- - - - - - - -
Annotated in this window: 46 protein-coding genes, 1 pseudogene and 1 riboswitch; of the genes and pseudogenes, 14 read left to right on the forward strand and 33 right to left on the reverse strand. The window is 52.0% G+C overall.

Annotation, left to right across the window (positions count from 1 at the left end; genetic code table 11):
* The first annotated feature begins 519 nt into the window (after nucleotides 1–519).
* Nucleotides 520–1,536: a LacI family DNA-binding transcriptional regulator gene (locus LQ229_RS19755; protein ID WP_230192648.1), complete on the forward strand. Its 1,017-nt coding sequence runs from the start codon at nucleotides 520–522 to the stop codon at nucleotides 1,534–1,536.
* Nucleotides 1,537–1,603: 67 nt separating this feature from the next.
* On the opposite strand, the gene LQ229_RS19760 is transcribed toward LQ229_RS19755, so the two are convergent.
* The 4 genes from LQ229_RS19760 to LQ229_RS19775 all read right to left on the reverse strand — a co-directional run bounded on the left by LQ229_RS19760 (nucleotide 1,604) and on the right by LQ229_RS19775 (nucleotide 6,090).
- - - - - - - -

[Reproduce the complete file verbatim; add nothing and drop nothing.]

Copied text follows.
Annotated in this window: 46 protein-coding genes, 1 pseudogene and 1 riboswitch; of the genes and pseudogenes, 14 read left to right on the forward strand and 33 right to left on the reverse strand. The window is 52.0% G+C overall.

Annotation, left to right across the window (positions count from 1 at the left end; genetic code table 11):
* The first annotated feature begins 519 nt into the window (after nucleotides 1–519).
* Nucleotides 520–1,536: a LacI family DNA-binding transcriptional regulator gene (locus LQ229_RS19755; protein ID WP_230192648.1), complete on the forward strand. Its 1,017-nt coding sequence runs from the start codon at nucleotides 520–522 to the stop codon at nucleotides 1,534–1,536.
* Nucleotides 1,537–1,603: 67 nt separating this feature from the next.
* On the opposite strand, the gene LQ229_RS19760 is transcribed toward LQ229_RS19755, so the two are convergent.
* The 4 genes from LQ229_RS19760 to LQ229_RS19775 all read right to left on the reverse strand — a co-directional run bounded on the left by LQ229_RS19760 (nucleotide 1,604) and on the right by LQ229_RS19775 (nucleotide 6,090).